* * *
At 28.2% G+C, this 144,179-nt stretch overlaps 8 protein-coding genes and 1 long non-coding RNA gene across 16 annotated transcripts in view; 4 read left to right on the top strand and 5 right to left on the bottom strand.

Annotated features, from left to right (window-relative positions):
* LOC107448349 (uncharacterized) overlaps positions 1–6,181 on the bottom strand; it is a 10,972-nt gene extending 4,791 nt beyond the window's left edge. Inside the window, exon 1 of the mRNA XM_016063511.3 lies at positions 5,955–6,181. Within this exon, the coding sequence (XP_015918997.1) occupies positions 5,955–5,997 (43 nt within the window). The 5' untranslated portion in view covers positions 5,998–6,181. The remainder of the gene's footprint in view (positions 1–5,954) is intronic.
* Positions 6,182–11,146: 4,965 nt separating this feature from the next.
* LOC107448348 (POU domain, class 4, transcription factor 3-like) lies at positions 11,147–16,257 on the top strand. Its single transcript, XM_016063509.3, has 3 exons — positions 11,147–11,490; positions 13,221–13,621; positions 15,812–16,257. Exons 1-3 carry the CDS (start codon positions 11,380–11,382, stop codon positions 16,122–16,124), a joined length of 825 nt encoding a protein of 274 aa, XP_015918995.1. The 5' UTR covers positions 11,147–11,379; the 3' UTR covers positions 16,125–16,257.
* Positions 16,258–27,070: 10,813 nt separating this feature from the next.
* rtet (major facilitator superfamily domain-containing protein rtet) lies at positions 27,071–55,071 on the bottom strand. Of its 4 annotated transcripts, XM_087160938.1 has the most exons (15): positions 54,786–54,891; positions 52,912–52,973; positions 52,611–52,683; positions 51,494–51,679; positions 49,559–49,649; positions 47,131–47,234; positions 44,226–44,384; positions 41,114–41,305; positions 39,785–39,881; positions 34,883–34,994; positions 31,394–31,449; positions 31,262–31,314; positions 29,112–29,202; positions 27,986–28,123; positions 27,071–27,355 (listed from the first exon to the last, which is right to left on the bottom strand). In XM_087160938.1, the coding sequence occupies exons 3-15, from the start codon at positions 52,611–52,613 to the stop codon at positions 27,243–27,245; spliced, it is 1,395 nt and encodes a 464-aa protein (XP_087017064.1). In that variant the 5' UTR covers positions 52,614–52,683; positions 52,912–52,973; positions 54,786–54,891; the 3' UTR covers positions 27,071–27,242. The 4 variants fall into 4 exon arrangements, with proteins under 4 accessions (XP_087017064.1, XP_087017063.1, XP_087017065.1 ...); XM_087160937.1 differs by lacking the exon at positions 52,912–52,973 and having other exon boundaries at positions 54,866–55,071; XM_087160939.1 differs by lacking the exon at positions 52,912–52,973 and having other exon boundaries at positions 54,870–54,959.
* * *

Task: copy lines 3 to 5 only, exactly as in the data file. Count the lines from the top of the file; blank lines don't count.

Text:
* LOC107448349 (uncharacterized) overlaps positions 1–6,181 on the bottom strand; it is a 10,972-nt gene extending 4,791 nt beyond the window's left edge. Inside the window, exon 1 of the mRNA XM_016063511.3 lies at positions 5,955–6,181. Within this exon, the coding sequence (XP_015918997.1) occupies positions 5,955–5,997 (43 nt within the window). The 5' untranslated portion in view covers positions 5,998–6,181. The remainder of the gene's footprint in view (positions 1–5,954) is intronic.
* Positions 6,182–11,146: 4,965 nt separating this feature from the next.
* LOC107448348 (POU domain, class 4, transcription factor 3-like) lies at positions 11,147–16,257 on the top strand. Its single transcript, XM_016063509.3, has 3 exons — positions 11,147–11,490; positions 13,221–13,621; positions 15,812–16,257. Exons 1-3 carry the CDS (start codon positions 11,380–11,382, stop codon positions 16,122–16,124), a joined length of 825 nt encoding a protein of 274 aa, XP_015918995.1. The 5' UTR covers positions 11,147–11,379; the 3' UTR covers positions 16,125–16,257.